2. National holidays
National holidays will now follow the regulations set by the Ministry of Interior of Taiwan, and as a result have been reduced from 19 days per year to 12 days.

3. Annual Paid Leave
The number of days of annual paid leave has been increased, especially for workers with less than 5 years of service. The amendments with respect to national holidays and annual paid leave came into effect on 1 January 2017.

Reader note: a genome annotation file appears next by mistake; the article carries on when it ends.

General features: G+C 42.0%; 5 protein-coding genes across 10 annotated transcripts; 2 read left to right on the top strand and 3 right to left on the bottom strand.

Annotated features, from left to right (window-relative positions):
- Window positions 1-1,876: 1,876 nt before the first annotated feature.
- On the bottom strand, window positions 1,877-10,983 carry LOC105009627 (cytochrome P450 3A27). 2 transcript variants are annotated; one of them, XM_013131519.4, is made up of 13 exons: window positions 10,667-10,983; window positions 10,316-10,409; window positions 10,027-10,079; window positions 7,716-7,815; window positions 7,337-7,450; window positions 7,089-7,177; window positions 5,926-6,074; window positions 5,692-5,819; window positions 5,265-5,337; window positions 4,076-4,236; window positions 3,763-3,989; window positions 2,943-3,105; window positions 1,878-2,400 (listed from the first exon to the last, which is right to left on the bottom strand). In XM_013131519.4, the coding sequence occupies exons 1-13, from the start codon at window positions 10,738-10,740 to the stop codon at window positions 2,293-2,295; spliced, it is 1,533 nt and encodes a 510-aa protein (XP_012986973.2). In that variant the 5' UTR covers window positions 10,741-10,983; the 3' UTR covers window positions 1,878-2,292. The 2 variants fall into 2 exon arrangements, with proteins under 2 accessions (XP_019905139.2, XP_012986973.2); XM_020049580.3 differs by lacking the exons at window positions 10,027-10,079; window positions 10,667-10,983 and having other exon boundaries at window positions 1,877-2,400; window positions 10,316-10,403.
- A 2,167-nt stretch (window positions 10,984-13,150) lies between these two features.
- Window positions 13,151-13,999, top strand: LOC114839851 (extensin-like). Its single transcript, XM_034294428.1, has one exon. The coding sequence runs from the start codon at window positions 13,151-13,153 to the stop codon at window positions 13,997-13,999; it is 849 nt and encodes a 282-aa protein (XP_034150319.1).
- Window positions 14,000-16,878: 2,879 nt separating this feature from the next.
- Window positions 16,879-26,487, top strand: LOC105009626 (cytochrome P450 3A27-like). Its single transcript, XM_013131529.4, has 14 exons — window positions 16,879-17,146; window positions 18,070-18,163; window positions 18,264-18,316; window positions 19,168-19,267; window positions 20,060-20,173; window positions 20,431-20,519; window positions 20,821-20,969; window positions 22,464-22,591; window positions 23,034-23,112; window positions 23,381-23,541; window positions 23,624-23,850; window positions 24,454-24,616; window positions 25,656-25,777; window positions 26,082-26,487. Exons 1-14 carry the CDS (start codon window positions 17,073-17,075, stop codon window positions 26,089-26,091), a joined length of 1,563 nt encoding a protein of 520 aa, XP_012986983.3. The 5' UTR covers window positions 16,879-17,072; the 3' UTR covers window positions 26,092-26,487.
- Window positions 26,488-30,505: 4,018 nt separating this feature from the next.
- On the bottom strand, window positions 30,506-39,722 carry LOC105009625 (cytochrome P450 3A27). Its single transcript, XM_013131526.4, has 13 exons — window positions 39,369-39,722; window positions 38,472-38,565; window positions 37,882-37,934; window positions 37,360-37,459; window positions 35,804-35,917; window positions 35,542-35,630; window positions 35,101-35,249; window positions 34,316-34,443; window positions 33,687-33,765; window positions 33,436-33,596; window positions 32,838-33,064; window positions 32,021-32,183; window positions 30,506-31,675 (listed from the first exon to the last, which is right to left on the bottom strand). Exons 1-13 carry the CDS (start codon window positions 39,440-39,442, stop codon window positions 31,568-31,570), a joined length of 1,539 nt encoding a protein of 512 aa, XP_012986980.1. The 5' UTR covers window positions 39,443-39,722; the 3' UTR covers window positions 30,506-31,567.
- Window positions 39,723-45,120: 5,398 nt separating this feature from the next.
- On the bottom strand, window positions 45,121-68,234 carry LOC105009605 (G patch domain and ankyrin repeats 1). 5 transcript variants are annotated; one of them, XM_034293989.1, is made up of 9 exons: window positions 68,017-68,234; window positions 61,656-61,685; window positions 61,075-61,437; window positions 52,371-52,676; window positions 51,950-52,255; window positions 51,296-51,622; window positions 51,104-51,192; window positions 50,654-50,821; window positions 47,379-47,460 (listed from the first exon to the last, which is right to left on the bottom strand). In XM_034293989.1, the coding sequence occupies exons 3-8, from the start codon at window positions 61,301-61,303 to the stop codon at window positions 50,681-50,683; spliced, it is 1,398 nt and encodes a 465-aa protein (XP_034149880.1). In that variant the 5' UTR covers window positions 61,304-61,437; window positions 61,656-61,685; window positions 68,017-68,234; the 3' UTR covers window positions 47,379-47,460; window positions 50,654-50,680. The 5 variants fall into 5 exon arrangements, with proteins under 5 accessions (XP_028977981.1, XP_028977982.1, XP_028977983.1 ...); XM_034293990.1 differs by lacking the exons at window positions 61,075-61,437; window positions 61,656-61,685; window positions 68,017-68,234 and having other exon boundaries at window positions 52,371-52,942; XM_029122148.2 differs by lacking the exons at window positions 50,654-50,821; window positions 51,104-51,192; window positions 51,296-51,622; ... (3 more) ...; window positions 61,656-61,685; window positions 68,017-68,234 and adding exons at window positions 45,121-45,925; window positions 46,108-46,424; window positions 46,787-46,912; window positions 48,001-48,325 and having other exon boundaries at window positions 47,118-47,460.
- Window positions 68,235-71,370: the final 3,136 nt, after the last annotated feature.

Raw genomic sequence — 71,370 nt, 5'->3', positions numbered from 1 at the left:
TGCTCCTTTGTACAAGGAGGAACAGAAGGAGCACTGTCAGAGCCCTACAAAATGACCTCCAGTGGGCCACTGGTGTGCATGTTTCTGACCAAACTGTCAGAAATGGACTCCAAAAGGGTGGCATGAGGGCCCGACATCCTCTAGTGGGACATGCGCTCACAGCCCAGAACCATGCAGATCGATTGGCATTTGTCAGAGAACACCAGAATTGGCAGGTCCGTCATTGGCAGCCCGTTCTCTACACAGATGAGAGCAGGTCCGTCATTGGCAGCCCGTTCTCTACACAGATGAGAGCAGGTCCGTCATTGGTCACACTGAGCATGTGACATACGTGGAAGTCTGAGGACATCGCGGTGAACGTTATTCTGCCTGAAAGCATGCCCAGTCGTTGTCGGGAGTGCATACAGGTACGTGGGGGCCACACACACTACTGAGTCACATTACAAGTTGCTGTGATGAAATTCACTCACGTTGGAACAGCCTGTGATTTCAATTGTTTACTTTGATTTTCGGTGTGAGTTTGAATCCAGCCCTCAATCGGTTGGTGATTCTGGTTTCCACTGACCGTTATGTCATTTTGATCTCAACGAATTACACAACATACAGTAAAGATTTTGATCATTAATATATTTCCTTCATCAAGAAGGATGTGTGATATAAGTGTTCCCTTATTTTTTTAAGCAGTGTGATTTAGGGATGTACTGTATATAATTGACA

In response in part to increased focus on the minimum wage paid to workers in Thailand, there were legislative changes made during 2016 to restructure Thailand’s minimum wage framework.  These changes had the expressed goal of encouraging vocational training and development through lower salaries to keep the costs down in less developed provinces, whilst accounting for different economic, social and seasonal conditions between provinces (specifically those dependent or agriculture).  In the past, Thailand imposed a blanket minimum wage of Baht 300 per day that applied uniformly throughout Thailand. By contrast, the new law seeks to differentiate among workers based upon geographic location, with Thailand split into 4 groups of provinces with each group having a separate, single minimum wage.  Although an increase in the minimum wage of between 5-10 Baht per day has been implemented for most of Thailand, workers in eight provinces are not entitled to such an increase. It is hoped that such differentiation will more closely reflect the financial strength and capacities of those businesses conducted in certain more prosperous provinces. In addition, these new laws introduced minimum wage groupings for more than 20 different vocations as well as for outsourced work.